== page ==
Keeping small satellites up in space can be a challenge because they tend to slowly re-enter the atmosphere and burn up over time, but a cheap idea proposed by a team of five students from Singapore may provide an answer to this problem.
The team, comprising two Singaporeans, two Indians and one Australian, proposed using 3D printing to produce customised micro-thrusters using water propulsion, instead of relying on expensive options available now.
The team pitched the idea to an international panel of experts in an innovation competition, ActInSpace, and won the Airbus Innovation Prize for their efforts.
The competition, which is related to space technology, was held in France on Wednesday.
While they fell short of winning the grand prize - a chance to experience zero-gravity flight - their prize meant they got to visit the European aerospace company Airbus.
The students - one from Tanglin Trust School and four from the National University of Singapore (NUS) - also had a flight training session on an Airbus A320 simulator.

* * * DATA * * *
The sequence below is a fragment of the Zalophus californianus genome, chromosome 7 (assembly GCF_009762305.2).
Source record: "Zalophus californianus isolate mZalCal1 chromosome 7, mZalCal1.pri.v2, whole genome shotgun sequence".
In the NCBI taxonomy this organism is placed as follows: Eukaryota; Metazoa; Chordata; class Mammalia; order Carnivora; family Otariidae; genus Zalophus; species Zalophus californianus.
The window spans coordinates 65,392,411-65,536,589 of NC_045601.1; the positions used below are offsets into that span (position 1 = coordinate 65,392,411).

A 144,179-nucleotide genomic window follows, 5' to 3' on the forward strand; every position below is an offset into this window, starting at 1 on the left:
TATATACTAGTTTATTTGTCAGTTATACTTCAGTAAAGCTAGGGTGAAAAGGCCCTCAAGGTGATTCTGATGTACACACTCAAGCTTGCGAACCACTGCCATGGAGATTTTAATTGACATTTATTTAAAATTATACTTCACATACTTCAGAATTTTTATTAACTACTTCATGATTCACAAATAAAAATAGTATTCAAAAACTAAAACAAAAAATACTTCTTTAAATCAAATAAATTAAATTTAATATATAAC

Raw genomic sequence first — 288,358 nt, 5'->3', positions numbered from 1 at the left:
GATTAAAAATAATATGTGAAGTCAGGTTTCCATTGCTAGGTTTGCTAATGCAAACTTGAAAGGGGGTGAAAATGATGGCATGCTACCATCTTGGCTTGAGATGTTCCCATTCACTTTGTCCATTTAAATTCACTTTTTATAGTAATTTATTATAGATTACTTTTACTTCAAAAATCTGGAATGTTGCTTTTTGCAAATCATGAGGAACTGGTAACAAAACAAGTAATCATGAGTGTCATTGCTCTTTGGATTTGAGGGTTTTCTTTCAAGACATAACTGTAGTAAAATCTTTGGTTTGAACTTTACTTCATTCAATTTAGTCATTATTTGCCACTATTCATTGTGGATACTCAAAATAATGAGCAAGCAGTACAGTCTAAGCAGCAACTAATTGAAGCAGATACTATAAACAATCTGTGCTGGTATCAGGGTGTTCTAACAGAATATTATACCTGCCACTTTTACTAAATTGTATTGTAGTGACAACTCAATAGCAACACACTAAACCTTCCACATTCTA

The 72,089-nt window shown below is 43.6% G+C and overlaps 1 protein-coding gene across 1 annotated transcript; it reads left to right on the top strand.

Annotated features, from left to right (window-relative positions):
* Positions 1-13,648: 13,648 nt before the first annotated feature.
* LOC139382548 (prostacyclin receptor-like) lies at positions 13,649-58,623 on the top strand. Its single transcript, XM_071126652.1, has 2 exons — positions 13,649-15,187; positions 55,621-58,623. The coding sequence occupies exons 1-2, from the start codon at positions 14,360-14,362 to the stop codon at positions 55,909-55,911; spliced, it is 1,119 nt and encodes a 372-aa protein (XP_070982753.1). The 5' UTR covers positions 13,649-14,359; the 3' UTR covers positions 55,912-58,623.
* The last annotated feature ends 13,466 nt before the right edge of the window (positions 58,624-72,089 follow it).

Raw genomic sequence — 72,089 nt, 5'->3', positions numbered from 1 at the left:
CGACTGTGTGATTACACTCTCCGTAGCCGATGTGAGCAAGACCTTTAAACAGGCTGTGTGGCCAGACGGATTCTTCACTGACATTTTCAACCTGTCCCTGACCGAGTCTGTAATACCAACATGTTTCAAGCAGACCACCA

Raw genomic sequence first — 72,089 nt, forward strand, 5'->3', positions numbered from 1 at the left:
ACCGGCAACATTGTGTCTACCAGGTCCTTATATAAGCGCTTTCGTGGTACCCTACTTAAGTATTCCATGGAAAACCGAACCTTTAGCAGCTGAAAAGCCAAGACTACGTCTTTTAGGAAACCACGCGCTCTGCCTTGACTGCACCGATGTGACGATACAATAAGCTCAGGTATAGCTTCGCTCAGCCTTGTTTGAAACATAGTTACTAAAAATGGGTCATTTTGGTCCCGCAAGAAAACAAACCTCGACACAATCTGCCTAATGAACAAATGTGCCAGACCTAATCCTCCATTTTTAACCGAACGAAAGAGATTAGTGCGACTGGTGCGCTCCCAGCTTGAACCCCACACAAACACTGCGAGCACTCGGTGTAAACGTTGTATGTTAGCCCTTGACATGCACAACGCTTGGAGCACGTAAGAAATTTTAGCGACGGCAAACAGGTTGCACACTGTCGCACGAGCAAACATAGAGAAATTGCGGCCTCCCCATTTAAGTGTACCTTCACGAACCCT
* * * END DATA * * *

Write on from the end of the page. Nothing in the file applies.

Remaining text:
Nano satellites, especially a common type known as CubeSats, are small, cubical devices about 10cm wide and weighing around 1.3kg. They are used for a wide range of functions such as space exploration and conducting experiments in space.
The executive director of the Singapore Space and Technology Association, Ms Lynette Tan, 38, said that because the lifespan of these satellites are short, lasting between three months and about two years, they tend to veer from their orbit and fall to earth over time.
Ms Tan, who was one of the judges, said conventional micro-thrusters can cost up to $250,000. The Singapore team claims their idea costs less than a quarter of that.
The team, Insert Space, was one of five teams in the final round of the competition organised by the French space agency CNES and the European Space Agency.
"We were inspired by the need to make space exploration affordable and accessible for everyone," said one of the team members, Mr Francis Lee, 23, from the School of Computing at NUS. "Ultimately, we aim to... enable them (university students) to perform missions that were previously impossible."